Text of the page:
One year ago today, the OPP raided a site occupied by Six Nations People, in a failed attempt to end the protest that began at the end of February 2006, to compel Canada and Ontario to uphold The Two Row Wampum — and Respect the Haldimand Proclamation by ceasing a development project and vacating the region, now known as Kanonhstaton.
The past year has been a consistently tense, empowering, and educational experience for people both in support of, and in opposition to the Reclamation Project, and Indigenous Peoples struggles everywhere.
From the Tekha: That day has been repeatedly portrayed as symbolic of Native unrest in Canada by much of the outside non-Native media. Mainstream media has shown footage of the burning tires and barricades ad nauseam to give viewers the inaccurate perception that is what goes on daily at the reclamation. However, many Haudenosaunee people view April 20th as the day that Canada declared war on the people.
Jamieson feels that day was one of unity for Onkwehonwe, and believes the anniversary should also be viewed as a day of Unity for Six Nations people and their supporters. ”
Also from the Tekha – Final touches are being made for the commemoration of the first anniversary of the April 20th OPP raid on Kanonhstaton.
The events of the day are being described as “œa day of peace and unity.”
All activities will take place at Kanonhstaton.
The tentative schedule, as of press time, begins at 4:20am with a Sunrise Ceremony at Kanonhstaton. The time marks the moment of the predawn raid on unarmed and unsuspecting Native and non-Native supporters at the reclamation site on April 20, 2006.
Between 8 am and 9 am there will be a potluck breakfast followed by a welcome and sharing circle.
A Corn Soup and Scone Cook-off will take place between 11 am and 12 pm followed by a potluck lunch served until 2 pm.
A White Pine Planting Ceremony will take place between 2 pm and 5 pm with a potluck supper and Iroquois social to follow with a closing ceremony set for around 8 pm.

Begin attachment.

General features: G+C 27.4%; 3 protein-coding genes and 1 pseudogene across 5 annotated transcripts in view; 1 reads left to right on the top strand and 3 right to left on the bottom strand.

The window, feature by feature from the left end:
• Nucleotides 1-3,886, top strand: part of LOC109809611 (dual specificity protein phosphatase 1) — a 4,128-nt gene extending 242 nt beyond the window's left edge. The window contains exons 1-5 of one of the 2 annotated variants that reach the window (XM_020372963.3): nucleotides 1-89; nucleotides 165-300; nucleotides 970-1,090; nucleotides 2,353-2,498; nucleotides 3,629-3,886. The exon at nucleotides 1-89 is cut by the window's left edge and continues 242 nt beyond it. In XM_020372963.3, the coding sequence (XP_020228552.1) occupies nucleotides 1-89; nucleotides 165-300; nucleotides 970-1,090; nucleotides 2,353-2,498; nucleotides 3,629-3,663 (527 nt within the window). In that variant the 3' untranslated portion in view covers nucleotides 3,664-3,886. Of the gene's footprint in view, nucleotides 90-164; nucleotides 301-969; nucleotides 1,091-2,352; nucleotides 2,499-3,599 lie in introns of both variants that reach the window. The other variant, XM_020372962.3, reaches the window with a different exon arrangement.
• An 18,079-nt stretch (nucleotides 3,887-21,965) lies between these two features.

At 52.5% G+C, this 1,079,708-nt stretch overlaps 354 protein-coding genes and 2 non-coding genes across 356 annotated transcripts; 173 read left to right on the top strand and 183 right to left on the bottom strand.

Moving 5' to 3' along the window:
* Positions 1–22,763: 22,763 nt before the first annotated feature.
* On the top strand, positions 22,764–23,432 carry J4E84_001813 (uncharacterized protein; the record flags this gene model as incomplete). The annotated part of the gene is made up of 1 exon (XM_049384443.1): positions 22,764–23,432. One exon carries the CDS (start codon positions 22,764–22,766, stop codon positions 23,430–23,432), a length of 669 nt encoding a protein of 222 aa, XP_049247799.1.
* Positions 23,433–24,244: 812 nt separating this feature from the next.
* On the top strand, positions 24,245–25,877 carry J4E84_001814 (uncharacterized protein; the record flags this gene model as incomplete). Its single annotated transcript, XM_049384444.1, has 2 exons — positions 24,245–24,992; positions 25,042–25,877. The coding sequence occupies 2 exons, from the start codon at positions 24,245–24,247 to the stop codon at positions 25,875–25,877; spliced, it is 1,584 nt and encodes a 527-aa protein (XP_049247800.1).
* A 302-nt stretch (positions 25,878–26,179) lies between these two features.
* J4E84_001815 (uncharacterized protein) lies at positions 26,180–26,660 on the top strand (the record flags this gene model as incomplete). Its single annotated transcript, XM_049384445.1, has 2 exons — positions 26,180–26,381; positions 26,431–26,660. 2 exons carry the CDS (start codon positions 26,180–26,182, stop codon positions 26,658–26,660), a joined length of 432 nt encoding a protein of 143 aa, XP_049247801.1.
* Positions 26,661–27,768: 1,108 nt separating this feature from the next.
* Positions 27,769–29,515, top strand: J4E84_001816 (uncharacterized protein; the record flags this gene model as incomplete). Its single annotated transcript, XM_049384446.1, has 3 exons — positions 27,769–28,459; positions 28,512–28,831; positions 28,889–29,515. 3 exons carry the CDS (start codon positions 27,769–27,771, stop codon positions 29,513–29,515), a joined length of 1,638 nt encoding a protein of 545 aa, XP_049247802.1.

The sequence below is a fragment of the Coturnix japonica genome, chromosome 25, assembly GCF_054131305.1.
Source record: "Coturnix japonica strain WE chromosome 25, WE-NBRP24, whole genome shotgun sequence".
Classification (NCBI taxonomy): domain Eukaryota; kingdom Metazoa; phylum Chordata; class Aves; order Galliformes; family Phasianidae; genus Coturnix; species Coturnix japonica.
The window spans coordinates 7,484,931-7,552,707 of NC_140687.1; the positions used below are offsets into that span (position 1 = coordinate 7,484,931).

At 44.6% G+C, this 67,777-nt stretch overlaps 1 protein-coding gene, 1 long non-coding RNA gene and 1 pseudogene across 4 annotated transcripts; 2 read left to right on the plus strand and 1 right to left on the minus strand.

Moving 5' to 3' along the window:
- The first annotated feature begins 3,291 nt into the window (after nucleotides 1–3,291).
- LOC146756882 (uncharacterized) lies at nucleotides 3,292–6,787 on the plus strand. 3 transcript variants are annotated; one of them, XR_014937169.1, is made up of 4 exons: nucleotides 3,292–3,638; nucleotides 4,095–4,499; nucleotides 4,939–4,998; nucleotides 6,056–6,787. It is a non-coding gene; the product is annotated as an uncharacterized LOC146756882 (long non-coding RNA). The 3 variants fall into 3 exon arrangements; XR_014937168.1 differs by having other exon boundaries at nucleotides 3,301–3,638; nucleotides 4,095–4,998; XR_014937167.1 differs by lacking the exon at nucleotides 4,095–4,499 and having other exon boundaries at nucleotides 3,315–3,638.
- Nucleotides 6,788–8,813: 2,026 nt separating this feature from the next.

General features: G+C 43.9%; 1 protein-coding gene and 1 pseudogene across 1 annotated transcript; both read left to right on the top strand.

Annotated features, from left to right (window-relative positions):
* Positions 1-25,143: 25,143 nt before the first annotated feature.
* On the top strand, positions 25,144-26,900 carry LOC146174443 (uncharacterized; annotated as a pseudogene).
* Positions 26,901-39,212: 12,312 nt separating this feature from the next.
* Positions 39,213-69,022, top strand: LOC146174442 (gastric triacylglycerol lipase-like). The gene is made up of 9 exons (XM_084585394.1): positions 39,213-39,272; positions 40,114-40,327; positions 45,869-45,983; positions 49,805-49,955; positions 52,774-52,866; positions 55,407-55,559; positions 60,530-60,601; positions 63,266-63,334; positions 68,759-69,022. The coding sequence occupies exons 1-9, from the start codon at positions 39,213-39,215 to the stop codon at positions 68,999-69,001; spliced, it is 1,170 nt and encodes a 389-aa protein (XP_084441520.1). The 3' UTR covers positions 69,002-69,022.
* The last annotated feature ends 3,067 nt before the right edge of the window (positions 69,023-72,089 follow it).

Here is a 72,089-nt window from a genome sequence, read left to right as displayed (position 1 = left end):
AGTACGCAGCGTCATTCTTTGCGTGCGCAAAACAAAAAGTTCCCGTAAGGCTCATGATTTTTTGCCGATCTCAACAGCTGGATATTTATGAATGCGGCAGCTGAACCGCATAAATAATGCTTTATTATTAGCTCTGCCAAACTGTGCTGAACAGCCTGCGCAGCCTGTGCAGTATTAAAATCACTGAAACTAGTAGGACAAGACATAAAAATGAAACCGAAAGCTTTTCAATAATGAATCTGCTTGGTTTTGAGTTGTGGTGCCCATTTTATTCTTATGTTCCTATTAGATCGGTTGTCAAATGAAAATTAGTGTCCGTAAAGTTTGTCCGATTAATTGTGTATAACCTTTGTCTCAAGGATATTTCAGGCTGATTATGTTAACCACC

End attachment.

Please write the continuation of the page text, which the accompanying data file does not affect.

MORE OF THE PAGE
Throughout the day, weather permitting, there will be volleyball games, horseshoe tossing, Ding-ball and lacrosse games.
A speaker’s corner will be set up where people can share their personal stories, pictures and videos taken chronicling the past “Year of Reclamation.”
“It’s going to be very emotional,’ said Janie Jamieson who, along with a small group of women supported by a few men, strung a hand painted banner across the entrance of Douglas Creek Estates early in the morning of February 28, which has evolved into the biggest Aboriginal rights story of the year. “I tried to look at some pictures taken last April 20, and I had to stop. It was just too painful to look at.”
There have been many changes at the site since then but one thing that has remained is the general resolve of the people of Six Nations to finally get the answers to 200 year old questions which have been ignored by the Crown and successive federal governments for generation.
An Anniversary Blockade
I don’t think this directly related to the Anniversary – that is, it’s “part of the ongoing rotational economic disruption campaign we promised” (source) as stated by Shawn Brant. But I thought It be appropriate to include it here…
A protest over disputed land is preventing CN freight and Via Rail passenger trains from travelling through eastern Ontario. The protest, by members of the Mohawks of the Bay of Quinte, began at about midnight as is part of a land claims dispute in the region. (source)
“The track was one of the targets on a list because the quarry issues have not been resolved,” said protest leader Shawn Brant. The plan was to “close the tracks for 48 hours,” he said. (source)
See http://ocap.ca/firstnations/tyendinaga/culberston for recent news and background
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